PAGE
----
A parent may demand a jury trial in a Texas custody case. After the jury decides certain foundational issues, the trial court then determines the specific terms and conditions. The Texas Family Code prohibits the court from contravening the jury’s verdict on certain specified issues, including primary residence. Tex. Fam. Code Ann. § 105.002.
A mother recently challenged a trial court’s possession order on the grounds it contravened the jury’s verdict and was not in the child’s best interest. The father petitioned to be named joint managing conservator with the exclusive right to designate the child’s primary residence when the child was two months old. The jury found the mother should have the exclusive right to designate the child’s primary residence within the state of Texas. Following a bench trial on possession and access, the trial court orally ordered the father would have “week on/week off” possession.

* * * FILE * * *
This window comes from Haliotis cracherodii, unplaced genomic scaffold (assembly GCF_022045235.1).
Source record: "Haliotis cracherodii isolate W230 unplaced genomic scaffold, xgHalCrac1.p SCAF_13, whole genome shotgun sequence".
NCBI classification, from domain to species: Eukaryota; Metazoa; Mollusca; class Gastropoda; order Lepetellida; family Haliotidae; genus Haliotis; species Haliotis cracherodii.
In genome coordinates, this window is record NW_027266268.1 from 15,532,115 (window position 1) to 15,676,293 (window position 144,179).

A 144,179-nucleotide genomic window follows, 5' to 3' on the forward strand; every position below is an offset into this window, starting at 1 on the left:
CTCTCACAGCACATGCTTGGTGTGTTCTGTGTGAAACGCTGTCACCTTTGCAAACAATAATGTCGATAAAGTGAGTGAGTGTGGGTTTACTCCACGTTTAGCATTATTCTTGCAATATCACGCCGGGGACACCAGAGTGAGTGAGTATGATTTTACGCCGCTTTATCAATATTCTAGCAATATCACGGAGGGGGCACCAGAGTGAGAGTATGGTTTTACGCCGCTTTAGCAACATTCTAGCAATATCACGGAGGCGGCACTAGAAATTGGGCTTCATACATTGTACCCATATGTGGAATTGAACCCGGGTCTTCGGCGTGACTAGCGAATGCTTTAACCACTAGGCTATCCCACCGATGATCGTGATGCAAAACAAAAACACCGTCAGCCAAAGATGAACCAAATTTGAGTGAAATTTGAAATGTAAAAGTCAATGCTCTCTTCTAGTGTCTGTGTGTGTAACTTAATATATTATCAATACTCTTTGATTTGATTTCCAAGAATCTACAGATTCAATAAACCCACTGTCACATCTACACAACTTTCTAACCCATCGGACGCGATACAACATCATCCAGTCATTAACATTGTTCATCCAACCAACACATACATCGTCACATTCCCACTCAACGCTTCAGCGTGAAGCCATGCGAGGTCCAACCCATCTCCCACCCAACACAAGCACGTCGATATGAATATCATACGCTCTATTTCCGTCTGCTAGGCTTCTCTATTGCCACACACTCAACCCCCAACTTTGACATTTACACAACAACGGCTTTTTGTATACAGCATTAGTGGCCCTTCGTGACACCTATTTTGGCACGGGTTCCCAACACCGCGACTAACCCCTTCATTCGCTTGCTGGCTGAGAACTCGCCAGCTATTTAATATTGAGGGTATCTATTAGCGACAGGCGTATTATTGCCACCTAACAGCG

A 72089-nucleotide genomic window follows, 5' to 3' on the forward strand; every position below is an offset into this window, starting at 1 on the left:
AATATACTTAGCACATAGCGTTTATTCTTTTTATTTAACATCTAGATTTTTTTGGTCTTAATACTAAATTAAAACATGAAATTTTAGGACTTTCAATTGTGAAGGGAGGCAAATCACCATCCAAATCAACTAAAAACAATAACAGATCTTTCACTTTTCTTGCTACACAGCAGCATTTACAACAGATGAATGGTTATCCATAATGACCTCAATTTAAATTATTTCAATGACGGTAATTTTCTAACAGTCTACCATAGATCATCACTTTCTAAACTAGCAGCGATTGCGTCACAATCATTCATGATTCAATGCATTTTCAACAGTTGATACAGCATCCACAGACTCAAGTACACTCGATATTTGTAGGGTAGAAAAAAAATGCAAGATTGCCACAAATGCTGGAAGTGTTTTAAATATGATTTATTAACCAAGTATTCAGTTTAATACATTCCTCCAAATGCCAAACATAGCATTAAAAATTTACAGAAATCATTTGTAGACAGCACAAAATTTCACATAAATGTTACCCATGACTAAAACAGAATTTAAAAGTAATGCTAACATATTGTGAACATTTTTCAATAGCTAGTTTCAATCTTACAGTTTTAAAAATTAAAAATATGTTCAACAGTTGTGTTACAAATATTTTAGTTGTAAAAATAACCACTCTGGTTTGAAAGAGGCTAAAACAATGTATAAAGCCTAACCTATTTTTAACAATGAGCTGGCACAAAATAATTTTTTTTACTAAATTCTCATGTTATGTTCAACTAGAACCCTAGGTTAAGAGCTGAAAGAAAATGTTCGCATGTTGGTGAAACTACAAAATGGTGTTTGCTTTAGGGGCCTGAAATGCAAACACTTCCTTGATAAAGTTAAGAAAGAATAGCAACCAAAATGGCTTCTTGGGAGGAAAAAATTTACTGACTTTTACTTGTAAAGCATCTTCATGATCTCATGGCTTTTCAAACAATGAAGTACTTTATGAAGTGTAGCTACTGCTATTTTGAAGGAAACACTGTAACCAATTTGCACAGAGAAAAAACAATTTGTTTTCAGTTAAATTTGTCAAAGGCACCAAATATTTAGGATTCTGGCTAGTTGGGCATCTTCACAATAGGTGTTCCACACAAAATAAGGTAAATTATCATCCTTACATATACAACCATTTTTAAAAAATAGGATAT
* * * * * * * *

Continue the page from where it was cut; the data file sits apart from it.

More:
The court issued a final order appointing the parents joint managing conservators with the mother having the exclusive right to designate the primary residence in Texas. The order also granted the father week-on/week-off possession until the child turned five and started kindergarten. In August 2022, the father would be subject to a standard possession order.